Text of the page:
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Reading Haiti

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“When you write, you give your version of reality.” —Maryse Condé

One of the main streets of Port-au-Prince., Digital ID 1220841, New York Public Library

Many, many people have been motivated by the catastrophe in Haiti to donate, including one librarian who donated $10,000 of his personal savings and whose fundraising efforts were picked up by several blogs. Librarians can contribute in a different way, as well, by highlighting the wealth of literature that Haiti and the Caribbean offer.

The traditions of Haitian and French Antillean literature are both very different, as Jean Jonaissant details in “Literatures in the Francophone Caribbean,” but there is a shared understanding in the literature based on several historical, cultural, and ideological movements.

Toussaint L'Ouverture receiving a Proclamation., Digital ID 485466, New York Public Library

One of these movements, la Négritude, originated in the 1930s and was heavily influenced by the Harlem Renaissance in the United States and by Haitian history including the slave revolt led by Toussaint L’Ouverture in the 1790s. Some of the foremost thinkers of this movement were from the Caribbean, including two of the three founders: Aimé Césaire, a poet, playwright, and politician from Martinique; and Léon Gontran Damas, a poet from French Guiana. The other founder was the poet Léopold Sedar Senghor who later became President of Senegal.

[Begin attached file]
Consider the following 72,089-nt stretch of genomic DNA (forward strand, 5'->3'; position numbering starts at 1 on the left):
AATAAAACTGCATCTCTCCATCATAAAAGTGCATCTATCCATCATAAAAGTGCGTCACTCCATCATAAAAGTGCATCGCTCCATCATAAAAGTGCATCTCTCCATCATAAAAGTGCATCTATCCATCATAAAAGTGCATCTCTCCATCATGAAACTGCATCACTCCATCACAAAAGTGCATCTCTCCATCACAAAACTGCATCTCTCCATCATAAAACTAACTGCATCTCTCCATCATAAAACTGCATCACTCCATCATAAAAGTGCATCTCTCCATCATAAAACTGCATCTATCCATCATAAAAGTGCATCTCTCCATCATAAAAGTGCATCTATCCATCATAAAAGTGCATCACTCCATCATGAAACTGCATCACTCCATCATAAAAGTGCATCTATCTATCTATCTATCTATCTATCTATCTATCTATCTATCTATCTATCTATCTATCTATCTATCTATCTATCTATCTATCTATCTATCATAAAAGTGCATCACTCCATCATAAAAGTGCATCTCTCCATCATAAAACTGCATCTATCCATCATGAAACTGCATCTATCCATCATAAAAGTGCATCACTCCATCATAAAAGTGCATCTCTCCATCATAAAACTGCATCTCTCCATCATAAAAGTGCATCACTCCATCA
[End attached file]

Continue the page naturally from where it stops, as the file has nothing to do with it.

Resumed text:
The 1980s brought Créolité, a movement born in Martinique and represented by writers Patrick Chamoiseau, Raphael Confiant, and Jean Bernabé. It differed greatly from Négritude, which encompassed the entire black world. Créolité is concerned only with the Caribbean world made of descendants of Africans, but also of Europeans and East Indians.  Earlier, Edouard Glissant from Martinique had built upon the concept of Antillanité ("Caribbeanness") which also has the Caribbean and meso-America at its center. Today, most Caribbean literature is written in both Creole and French. Maryse Condé, an author who currently lives in the New York area, talks about what she perceives as “authentic” in this interview.

Arguably, the most well-known Haitian author to New Yorkers is Edwidge Danticat, winner of both the Pushcart Prize and the National Book Award before she reached the age of thirty. Ms. Danticat was born in Port-au-Prince, Haiti, and moved to New York at the age of twelve to a Haitian American neighborhood in Brooklyn. Her writing has been celebrated for showing the character and strength of spirit of Haitians instead of the misery that is often portrayed by the media. Breath, Eyes, Memory, Krik? Krak! and The Farming of Bones are among her best-known works.

For more see “Haiti in Ink and Tears: A Literary Sampler” in the New York Times.

Special thanks to Sylviane A. Diouf, Ph.D., Curator of Digital Collections, Schomburg Center for Research in Black Culture.

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